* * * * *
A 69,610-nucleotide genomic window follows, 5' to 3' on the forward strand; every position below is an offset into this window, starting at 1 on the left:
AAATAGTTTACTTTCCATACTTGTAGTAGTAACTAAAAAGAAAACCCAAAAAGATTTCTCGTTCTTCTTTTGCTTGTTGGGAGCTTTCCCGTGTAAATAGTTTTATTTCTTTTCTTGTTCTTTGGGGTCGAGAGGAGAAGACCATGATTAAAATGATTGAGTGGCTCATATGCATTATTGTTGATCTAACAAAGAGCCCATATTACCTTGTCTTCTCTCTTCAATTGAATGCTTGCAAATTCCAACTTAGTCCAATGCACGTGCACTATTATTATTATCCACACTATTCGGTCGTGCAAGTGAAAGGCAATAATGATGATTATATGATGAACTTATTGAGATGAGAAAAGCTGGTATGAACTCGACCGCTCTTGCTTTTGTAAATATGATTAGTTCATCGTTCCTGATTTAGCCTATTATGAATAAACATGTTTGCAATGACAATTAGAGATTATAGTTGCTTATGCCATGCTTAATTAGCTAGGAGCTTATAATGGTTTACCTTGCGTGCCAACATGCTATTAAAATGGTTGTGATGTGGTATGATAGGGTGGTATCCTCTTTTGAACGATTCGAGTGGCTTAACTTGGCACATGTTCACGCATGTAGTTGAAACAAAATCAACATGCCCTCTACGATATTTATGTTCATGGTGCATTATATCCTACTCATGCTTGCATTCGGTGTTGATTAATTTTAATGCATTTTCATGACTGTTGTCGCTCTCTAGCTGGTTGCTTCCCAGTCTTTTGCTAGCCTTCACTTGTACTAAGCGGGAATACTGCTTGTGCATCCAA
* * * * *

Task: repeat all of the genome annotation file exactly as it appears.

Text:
A 69,610-nucleotide genomic window follows, 5' to 3' on the forward strand; every position below is an offset into this window, starting at 1 on the left:
AAATAGTTTACTTTCCATACTTGTAGTAGTAACTAAAAAGAAAACCCAAAAAGATTTCTCGTTCTTCTTTTGCTTGTTGGGAGCTTTCCCGTGTAAATAGTTTTATTTCTTTTCTTGTTCTTTGGGGTCGAGAGGAGAAGACCATGATTAAAATGATTGAGTGGCTCATATGCATTATTGTTGATCTAACAAAGAGCCCATATTACCTTGTCTTCTCTCTTCAATTGAATGCTTGCAAATTCCAACTTAGTCCAATGCACGTGCACTATTATTATTATCCACACTATTCGGTCGTGCAAGTGAAAGGCAATAATGATGATTATATGATGAACTTATTGAGATGAGAAAAGCTGGTATGAACTCGACCGCTCTTGCTTTTGTAAATATGATTAGTTCATCGTTCCTGATTTAGCCTATTATGAATAAACATGTTTGCAATGACAATTAGAGATTATAGTTGCTTATGCCATGCTTAATTAGCTAGGAGCTTATAATGGTTTACCTTGCGTGCCAACATGCTATTAAAATGGTTGTGATGTGGTATGATAGGGTGGTATCCTCTTTTGAACGATTCGAGTGGCTTAACTTGGCACATGTTCACGCATGTAGTTGAAACAAAATCAACATGCCCTCTACGATATTTATGTTCATGGTGCATTATATCCTACTCATGCTTGCATTCGGTGTTGATTAATTTTAATGCATTTTCATGACTGTTGTCGCTCTCTAGCTGGTTGCTTCCCAGTCTTTTGCTAGCCTTCACTTGTACTAAGCGGGAATACTGCTTGTGCATCCAA